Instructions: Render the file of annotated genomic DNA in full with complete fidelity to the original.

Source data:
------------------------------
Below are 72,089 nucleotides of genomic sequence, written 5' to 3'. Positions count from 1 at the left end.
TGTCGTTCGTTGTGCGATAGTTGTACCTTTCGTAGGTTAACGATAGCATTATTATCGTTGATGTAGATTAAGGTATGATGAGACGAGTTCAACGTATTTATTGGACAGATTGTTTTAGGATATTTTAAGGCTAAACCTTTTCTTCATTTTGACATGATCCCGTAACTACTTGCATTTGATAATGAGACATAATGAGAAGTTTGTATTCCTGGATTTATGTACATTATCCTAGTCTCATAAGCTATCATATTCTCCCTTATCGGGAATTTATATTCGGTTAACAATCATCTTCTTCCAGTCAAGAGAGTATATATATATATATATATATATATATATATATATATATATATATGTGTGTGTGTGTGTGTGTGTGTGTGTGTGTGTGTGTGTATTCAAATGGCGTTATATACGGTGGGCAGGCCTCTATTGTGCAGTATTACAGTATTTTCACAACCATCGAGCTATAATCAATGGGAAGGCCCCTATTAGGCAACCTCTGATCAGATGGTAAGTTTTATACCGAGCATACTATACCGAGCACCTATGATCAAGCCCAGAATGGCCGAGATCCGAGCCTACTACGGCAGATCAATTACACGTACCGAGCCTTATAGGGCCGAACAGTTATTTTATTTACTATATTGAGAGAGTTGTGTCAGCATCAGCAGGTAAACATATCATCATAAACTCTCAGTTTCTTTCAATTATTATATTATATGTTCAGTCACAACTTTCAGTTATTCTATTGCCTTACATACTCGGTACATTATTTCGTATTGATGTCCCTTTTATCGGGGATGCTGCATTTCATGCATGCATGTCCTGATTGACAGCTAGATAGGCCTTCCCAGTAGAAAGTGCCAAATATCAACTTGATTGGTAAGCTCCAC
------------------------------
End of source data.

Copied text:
Below are 72,089 nucleotides of genomic sequence, written 5' to 3'. Positions count from 1 at the left end.
TGTCGTTCGTTGTGCGATAGTTGTACCTTTCGTAGGTTAACGATAGCATTATTATCGTTGATGTAGATTAAGGTATGATGAGACGAGTTCAACGTATTTATTGGACAGATTGTTTTAGGATATTTTAAGGCTAAACCTTTTCTTCATTTTGACATGATCCCGTAACTACTTGCATTTGATAATGAGACATAATGAGAAGTTTGTATTCCTGGATTTATGTACATTATCCTAGTCTCATAAGCTATCATATTCTCCCTTATCGGGAATTTATATTCGGTTAACAATCATCTTCTTCCAGTCAAGAGAGTATATATATATATATATATATATATATATATATATATATATATATGTGTGTGTGTGTGTGTGTGTGTGTGTGTGTGTGTGTGTATTCAAATGGCGTTATATACGGTGGGCAGGCCTCTATTGTGCAGTATTACAGTATTTTCACAACCATCGAGCTATAATCAATGGGAAGGCCCCTATTAGGCAACCTCTGATCAGATGGTAAGTTTTATACCGAGCATACTATACCGAGCACCTATGATCAAGCCCAGAATGGCCGAGATCCGAGCCTACTACGGCAGATCAATTACACGTACCGAGCCTTATAGGGCCGAACAGTTATTTTATTTACTATATTGAGAGAGTTGTGTCAGCATCAGCAGGTAAACATATCATCATAAACTCTCAGTTTCTTTCAATTATTATATTATATGTTCAGTCACAACTTTCAGTTATTCTATTGCCTTACATACTCGGTACATTATTTCGTATTGATGTCCCTTTTATCGGGGATGCTGCATTTCATGCATGCATGTCCTGATTGACAGCTAGATAGGCCTTCCCAGTAGAAAGTGCCAAATATCAACTTGATTGGTAAGCTCCAC